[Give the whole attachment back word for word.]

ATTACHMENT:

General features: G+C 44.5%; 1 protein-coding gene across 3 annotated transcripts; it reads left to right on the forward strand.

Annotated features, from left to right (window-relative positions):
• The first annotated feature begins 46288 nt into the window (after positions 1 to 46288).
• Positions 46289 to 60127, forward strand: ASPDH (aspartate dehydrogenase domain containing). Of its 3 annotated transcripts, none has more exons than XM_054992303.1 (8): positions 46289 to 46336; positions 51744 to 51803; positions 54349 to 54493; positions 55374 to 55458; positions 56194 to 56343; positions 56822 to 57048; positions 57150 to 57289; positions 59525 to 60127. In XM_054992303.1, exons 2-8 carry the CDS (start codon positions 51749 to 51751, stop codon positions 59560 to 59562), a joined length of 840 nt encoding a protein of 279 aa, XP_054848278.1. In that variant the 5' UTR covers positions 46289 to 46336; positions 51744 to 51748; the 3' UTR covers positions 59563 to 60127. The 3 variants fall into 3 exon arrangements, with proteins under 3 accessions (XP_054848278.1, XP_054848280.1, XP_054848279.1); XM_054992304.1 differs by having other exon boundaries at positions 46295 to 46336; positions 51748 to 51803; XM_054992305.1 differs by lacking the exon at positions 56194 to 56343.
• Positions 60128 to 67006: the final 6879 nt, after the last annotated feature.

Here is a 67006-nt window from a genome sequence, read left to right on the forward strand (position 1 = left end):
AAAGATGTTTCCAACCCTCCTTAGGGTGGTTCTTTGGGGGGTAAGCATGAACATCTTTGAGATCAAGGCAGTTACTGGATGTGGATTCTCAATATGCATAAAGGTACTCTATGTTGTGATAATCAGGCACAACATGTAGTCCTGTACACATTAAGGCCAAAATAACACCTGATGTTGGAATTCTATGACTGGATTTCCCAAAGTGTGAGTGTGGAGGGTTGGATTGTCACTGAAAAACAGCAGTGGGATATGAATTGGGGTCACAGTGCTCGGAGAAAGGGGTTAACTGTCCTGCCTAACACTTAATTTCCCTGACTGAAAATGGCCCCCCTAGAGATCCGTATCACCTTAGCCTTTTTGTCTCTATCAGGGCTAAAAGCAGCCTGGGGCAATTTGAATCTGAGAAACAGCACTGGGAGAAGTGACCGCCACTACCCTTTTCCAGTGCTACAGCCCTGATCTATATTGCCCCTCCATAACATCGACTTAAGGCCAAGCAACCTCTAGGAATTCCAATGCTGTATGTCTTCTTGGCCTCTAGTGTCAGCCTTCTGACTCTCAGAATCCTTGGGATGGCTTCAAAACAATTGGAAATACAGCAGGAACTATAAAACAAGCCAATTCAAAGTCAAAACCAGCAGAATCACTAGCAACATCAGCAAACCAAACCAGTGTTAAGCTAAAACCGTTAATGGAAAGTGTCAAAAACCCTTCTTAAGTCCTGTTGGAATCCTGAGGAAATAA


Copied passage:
General features: G+C 44.5%; 1 protein-coding gene across 3 annotated transcripts; it reads left to right on the forward strand.

Annotated features, from left to right (window-relative positions):
• The first annotated feature begins 46288 nt into the window (after positions 1 to 46288).
• Positions 46289 to 60127, forward strand: ASPDH (aspartate dehydrogenase domain containing). Of its 3 annotated transcripts, none has more exons than XM_054992303.1 (8): positions 46289 to 46336; positions 51744 to 51803; positions 54349 to 54493; positions 55374 to 55458; positions 56194 to 56343; positions 56822 to 57048; positions 57150 to 57289; positions 59525 to 60127. In XM_054992303.1, exons 2-8 carry the CDS (start codon positions 51749 to 51751, stop codon positions 59560 to 59562), a joined length of 840 nt encoding a protein of 279 aa, XP_054848278.1. In that variant the 5' UTR covers positions 46289 to 46336; positions 51744 to 51748; the 3' UTR covers positions 59563 to 60127. The 3 variants fall into 3 exon arrangements, with proteins under 3 accessions (XP_054848278.1, XP_054848280.1, XP_054848279.1); XM_054992304.1 differs by having other exon boundaries at positions 46295 to 46336; positions 51748 to 51803; XM_054992305.1 differs by lacking the exon at positions 56194 to 56343.
• Positions 60128 to 67006: the final 6879 nt, after the last annotated feature.

Here is a 67006-nt window from a genome sequence, read left to right on the forward strand (position 1 = left end):
AAAGATGTTTCCAACCCTCCTTAGGGTGGTTCTTTGGGGGGTAAGCATGAACATCTTTGAGATCAAGGCAGTTACTGGATGTGGATTCTCAATATGCATAAAGGTACTCTATGTTGTGATAATCAGGCACAACATGTAGTCCTGTACACATTAAGGCCAAAATAACACCTGATGTTGGAATTCTATGACTGGATTTCCCAAAGTGTGAGTGTGGAGGGTTGGATTGTCACTGAAAAACAGCAGTGGGATATGAATTGGGGTCACAGTGCTCGGAGAAAGGGGTTAACTGTCCTGCCTAACACTTAATTTCCCTGACTGAAAATGGCCCCCCTAGAGATCCGTATCACCTTAGCCTTTTTGTCTCTATCAGGGCTAAAAGCAGCCTGGGGCAATTTGAATCTGAGAAACAGCACTGGGAGAAGTGACCGCCACTACCCTTTTCCAGTGCTACAGCCCTGATCTATATTGCCCCTCCATAACATCGACTTAAGGCCAAGCAACCTCTAGGAATTCCAATGCTGTATGTCTTCTTGGCCTCTAGTGTCAGCCTTCTGACTCTCAGAATCCTTGGGATGGCTTCAAAACAATTGGAAATACAGCAGGAACTATAAAACAAGCCAATTCAAAGTCAAAACCAGCAGAATCACTAGCAACATCAGCAAACCAAACCAGTGTTAAGCTAAAACCGTTAATGGAAAGTGTCAAAAACCCTTCTTAAGTCCTGTTGGAATCCTGAGGAAATAA